breathing

7 myths about breathing

In Breathing, Improve Your Speaking, Speakers, Voice by Thila RajaLeave a Comment

Most of us have been advised to breathe from the abdomen and push out the air so that your voice sounds powerful…now is that really how we are meant to be breathing , and are we doing it correctly? I recently gained certification as a Body Minded practitioner in Sydney, which was developed from the Alexander Technique. It is a basically about the efficiency of muscle use, with balance, strength, coordination and ease of movement.

I am by no means trained in Alexander Technique, but have a good knowledge of the foundation principles of the technique and how they relate to the human voice. The following misconceptions about breathing were quoted in the book, “Voice and the Alexander Technique,” Jane R  Heirich, 2005.

All of us have some belief about breathing, especially when it comes to singing and public speaking. Here are seven common myths about breathing.

1)Singing in higher pitch requires more breath.

Pitch variance comes from the length and frequency of vibration of vocal folds. At a higher pitch, the vocal folds are thinner and more efficient, and hence does not require more breath support. Difficulties arise when speakers and singers carry too much of vocal fold mass in the middle and lower pitch ranges. Singing in lower pitches require greater breath flow to kick things into action and maintain continuous sound.

2)Take a big breath before singing or speaking.

The other variations are, take a deep breath, top up your breath at every opportunity etc. We actually only need adequate breath for a task and this over preparation leads to stiffening of rib muscles, neck , tightening of larynx and hence affect the ease and quality of sound.

3)Push out breath with abdominal muscles in order to make a sound.

We have all heard that we need to push the air from our abdomens to speak. Now, sound is not produced from the stomach of course. It starts from the mind, to the larynx and to the mouth. Overwork of the abdomen occurs when someone is working hard on projecting sound to an audience. The breath itself does not carry sound to the listener, a resonant sound wave does the job. So next time, work on relaxing the abdominal muscles, not pushing them out to speak.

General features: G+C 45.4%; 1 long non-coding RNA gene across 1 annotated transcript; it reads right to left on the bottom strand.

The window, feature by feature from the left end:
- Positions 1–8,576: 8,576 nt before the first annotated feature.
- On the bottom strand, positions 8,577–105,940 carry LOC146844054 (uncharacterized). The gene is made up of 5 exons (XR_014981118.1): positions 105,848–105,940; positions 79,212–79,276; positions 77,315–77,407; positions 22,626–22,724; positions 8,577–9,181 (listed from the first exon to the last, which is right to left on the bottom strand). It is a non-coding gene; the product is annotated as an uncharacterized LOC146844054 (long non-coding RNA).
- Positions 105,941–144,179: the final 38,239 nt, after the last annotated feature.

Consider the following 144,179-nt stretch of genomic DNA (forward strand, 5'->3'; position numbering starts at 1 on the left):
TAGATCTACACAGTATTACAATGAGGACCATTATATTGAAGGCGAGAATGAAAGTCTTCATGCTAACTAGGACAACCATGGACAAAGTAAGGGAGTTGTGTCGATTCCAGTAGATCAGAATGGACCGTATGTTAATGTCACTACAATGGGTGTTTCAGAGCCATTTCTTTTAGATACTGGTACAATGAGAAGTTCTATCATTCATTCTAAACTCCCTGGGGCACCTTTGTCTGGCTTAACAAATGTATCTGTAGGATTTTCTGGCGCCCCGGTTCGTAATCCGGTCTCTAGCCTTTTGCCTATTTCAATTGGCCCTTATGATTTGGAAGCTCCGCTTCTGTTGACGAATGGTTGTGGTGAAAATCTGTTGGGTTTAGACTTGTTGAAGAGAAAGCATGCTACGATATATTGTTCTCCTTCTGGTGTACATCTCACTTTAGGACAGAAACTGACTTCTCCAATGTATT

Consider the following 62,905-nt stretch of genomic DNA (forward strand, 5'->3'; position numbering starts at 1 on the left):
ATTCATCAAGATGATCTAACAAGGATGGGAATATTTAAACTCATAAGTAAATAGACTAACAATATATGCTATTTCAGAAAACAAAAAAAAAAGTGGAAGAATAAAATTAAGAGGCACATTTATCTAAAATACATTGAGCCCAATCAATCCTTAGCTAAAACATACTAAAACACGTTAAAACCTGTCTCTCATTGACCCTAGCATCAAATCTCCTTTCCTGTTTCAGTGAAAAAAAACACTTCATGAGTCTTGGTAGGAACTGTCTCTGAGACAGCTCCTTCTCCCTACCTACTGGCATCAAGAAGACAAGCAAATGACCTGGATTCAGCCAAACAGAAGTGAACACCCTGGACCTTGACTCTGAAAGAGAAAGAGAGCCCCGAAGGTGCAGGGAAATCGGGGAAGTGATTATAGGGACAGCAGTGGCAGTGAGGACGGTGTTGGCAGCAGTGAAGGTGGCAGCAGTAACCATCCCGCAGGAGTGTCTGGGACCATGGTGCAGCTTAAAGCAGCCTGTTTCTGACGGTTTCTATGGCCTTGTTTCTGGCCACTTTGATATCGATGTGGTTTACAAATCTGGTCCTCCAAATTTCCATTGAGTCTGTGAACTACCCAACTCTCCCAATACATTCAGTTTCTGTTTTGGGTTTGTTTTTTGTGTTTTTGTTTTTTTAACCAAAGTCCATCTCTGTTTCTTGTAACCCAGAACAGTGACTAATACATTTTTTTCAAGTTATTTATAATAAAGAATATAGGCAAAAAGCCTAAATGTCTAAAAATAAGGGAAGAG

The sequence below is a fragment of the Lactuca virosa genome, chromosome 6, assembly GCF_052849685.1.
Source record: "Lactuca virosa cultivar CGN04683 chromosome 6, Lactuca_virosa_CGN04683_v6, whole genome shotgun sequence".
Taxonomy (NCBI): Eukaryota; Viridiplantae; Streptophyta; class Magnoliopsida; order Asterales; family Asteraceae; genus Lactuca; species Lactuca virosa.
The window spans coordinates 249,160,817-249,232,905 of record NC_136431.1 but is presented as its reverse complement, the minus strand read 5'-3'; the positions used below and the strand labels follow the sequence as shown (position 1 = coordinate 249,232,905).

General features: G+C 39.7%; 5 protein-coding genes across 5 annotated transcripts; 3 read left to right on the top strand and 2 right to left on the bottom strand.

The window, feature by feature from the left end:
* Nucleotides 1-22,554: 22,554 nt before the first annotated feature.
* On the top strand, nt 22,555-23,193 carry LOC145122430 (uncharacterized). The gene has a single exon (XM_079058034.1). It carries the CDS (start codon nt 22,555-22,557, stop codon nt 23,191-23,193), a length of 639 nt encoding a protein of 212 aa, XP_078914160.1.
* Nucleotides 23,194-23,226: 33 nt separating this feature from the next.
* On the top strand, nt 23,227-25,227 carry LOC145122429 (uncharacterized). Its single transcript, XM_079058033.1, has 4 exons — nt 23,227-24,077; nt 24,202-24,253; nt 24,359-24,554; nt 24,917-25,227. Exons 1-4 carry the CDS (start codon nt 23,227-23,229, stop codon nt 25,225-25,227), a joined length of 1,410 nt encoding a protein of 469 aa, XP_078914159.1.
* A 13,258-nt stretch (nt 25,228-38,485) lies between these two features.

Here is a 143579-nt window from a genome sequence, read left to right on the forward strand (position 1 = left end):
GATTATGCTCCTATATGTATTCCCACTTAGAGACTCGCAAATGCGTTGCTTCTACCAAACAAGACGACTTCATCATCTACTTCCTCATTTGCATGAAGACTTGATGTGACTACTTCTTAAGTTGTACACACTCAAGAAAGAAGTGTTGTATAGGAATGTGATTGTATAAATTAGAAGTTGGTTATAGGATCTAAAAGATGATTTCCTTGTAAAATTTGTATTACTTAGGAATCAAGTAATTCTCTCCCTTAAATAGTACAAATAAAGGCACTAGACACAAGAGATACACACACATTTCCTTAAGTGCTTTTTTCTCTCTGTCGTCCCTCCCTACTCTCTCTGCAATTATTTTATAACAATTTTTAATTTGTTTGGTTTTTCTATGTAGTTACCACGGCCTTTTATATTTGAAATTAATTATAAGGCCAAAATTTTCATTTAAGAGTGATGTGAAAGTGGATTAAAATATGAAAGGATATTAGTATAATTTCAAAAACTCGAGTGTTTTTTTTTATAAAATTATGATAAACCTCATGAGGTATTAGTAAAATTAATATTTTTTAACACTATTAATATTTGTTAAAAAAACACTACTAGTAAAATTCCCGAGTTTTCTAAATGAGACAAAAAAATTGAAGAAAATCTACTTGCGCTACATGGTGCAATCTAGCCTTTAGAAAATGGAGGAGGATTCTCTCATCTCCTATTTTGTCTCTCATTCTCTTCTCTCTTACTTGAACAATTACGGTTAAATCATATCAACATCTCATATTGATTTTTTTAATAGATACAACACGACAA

4)If I don’t manage my breathe consciously, it won’t work.

Most speakers and singers try to over-manipulate the breathing mechanism. Let’s take a look at the torso of toddlers. They are elastically organised, and they have varying volumes without manipulating their breath mechanism.  Over organising the breathing system can often stiffen the torso and get in the way of optimal voice.

5)If I take a deep breath quickly, it is impossible for the air to come in quickly.

Listen to tv and radio news commentator and you will often hear a noisy breath intake as they speech through their delivery. The gasping noise comes from partially closed vocal folds, which restrict the amount of air the person gets.

6)Deep breathing exercises are the answer

Deep breathing exercises are useful for relaxation or meditation. Plenty of yoga teachers practice breathing and holding your breath during cycles. I do have deep respect for those breathing cycles, and they have their own rationale. However holding of breath sometimes transfers to speaking and singing , and this is where it affects performance. Often this in a subconscious habit that creeps into the speaker.

7)If my voice is breathy, I need more support.

Speakers or singers may present with a breathy sound and they think they need to use more effort or voice, to create more support. The real problem is that the air escapes through the glottis when speaking, rather than forming a nice sound wave. Singers and speakers have to do adequate warm ups before engaging in performance, if they have breathy voicing.

If you are unsure about how you breathe, a good test is to read a short passage and put your finger in front of your mouth. You should not feel a constant draft of air. If you do, there is a fair chance that your vocal quality is breathy.

These seven misconceptions about breathing exist amongst speakers and singers, as well as other professional voice users. The closer we come to natural breathing function of a child, the better. After all, children run around all day, shouting, laughing and talking away, and never run out of breath or voice. They are great models for vocal power and use of muscles.

The next time you feel the urge to take in a deep breathe, or feel yourself tightening your abdomens or holding your breath, remember the picture of a happy toddler. They don’t need the extra tension or stopping of breathing to be hold, and neither do you! Always happy to chat further, shoot me an email if you have specific questions about your breathing!

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